The Katrina Index: Gulf health in critical condition

Two years after Katrina, the Gulf Coast isn't a very safe place to live. The following is our final installment of The Katrina Index from our, Blueprint for Gulf Renewal: The Katrina Crisis and a Community Agenda for Action, released this week.

Two Years after Katrina: Community Health

Number of patients seen on a typical day at D'Iberville Free Clinic, opened in Mississippi's Harrison County after Katrina: 140

Number of free clinics created post-Katrina that are still operating in Harrison County, but that Mississippi's medical licensing board is considering shutting down over concerns about competition with for-profit doctors: 4

Percent increase in New Orleans' death rate compared to the two years before Katrina: 47

Of the seven general hospitals New Orleans had before Katrina, number that are operating at pre-storm levels: 1

Portion of New Orleans' uninsured that would be helped by the Bush administration's plan to cancel rebuilding of Charity Hospital and instead use federal dollars to buy private insurance for the poor: less than half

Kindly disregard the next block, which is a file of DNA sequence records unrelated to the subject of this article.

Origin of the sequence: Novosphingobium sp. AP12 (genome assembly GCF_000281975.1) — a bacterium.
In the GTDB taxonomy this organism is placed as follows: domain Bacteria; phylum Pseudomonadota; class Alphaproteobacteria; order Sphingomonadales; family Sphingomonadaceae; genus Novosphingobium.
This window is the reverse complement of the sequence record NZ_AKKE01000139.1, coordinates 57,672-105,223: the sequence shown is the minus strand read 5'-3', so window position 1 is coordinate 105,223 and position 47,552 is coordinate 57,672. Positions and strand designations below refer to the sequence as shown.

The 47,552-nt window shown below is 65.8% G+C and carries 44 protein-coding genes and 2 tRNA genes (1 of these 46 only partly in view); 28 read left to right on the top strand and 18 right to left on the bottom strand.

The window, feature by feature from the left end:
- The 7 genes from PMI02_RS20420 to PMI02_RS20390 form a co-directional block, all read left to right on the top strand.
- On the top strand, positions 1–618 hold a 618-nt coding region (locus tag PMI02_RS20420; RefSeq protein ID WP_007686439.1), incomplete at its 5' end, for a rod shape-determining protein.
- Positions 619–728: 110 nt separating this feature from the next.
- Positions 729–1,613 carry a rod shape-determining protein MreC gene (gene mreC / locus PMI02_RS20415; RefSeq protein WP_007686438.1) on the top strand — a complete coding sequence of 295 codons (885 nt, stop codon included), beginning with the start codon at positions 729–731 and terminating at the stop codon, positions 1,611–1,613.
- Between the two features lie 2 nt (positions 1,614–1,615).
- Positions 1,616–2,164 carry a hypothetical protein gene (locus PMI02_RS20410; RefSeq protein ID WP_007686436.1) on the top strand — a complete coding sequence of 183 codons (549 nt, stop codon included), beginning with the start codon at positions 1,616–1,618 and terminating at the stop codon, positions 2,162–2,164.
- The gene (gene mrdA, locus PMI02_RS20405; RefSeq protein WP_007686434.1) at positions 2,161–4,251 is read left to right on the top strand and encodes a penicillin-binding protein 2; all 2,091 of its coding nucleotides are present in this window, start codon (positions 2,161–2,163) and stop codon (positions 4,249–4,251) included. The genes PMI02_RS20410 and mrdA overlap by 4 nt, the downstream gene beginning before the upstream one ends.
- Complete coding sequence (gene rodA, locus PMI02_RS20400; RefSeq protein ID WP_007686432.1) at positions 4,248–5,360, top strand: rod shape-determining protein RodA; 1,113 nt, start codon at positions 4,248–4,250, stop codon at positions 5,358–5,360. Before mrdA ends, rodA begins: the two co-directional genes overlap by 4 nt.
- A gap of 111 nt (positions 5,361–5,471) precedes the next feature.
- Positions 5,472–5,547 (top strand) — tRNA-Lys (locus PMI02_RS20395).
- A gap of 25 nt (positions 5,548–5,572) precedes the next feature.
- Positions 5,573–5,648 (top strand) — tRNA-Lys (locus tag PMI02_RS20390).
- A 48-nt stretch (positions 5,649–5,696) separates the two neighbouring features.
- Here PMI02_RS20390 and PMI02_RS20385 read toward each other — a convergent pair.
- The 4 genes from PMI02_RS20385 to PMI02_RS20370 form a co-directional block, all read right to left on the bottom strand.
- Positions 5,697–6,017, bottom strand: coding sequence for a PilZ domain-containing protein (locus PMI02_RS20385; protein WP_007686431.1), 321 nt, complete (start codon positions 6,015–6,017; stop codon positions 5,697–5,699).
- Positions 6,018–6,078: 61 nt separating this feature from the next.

Number of months that elapsed between EPA's December 2005 announcement that sediment from Katrina's floodwaters wasn't expected to cause health problems and the agency's clarification that that this applied only to "short-term" visits: 8

Number of Katrina-flooded homes that EPA tested for chemical contamination, as its Science Advisory Board suggested: 0

While EPA assured New Orleans residents that they were being protected from the risk of demolition-related asbestos inhalation, the number of air monitors the agency installed in the predominantly African-American Lower Ninth Ward, where demolition work has been concentrated: 0

Months that passed between Sierra Club's May 2006 report documenting dangerously high air levels of formaldehyde-a chemical linked to cancer and depression-in 83 percent of FEMA trailers tested and the agency's decision to temporarily suspend deployment and sales of those trailers: 15

Factor by which suicide attempts among residents of Louisiana and Mississippi FEMA trailer parks has increased since Hurricane Katrina: 79